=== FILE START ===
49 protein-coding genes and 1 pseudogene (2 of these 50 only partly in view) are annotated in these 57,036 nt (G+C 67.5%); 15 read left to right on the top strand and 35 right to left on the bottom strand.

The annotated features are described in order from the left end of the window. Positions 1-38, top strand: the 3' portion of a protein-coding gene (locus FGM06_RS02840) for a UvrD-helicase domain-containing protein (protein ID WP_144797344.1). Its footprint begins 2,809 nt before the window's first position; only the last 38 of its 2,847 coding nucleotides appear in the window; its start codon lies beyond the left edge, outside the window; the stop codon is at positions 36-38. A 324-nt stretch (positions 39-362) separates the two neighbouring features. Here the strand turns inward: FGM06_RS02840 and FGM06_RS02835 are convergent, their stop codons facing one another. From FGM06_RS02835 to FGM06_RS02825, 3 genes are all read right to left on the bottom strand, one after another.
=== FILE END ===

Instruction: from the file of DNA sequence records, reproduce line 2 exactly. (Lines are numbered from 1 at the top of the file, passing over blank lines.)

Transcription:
The annotated features are described in order from the left end of the window. Positions 1-38, top strand: the 3' portion of a protein-coding gene (locus FGM06_RS02840) for a UvrD-helicase domain-containing protein (protein ID WP_144797344.1). Its footprint begins 2,809 nt before the window's first position; only the last 38 of its 2,847 coding nucleotides appear in the window; its start codon lies beyond the left edge, outside the window; the stop codon is at positions 36-38. A 324-nt stretch (positions 39-362) separates the two neighbouring features. Here the strand turns inward: FGM06_RS02840 and FGM06_RS02835 are convergent, their stop codons facing one another. From FGM06_RS02835 to FGM06_RS02825, 3 genes are all read right to left on the bottom strand, one after another.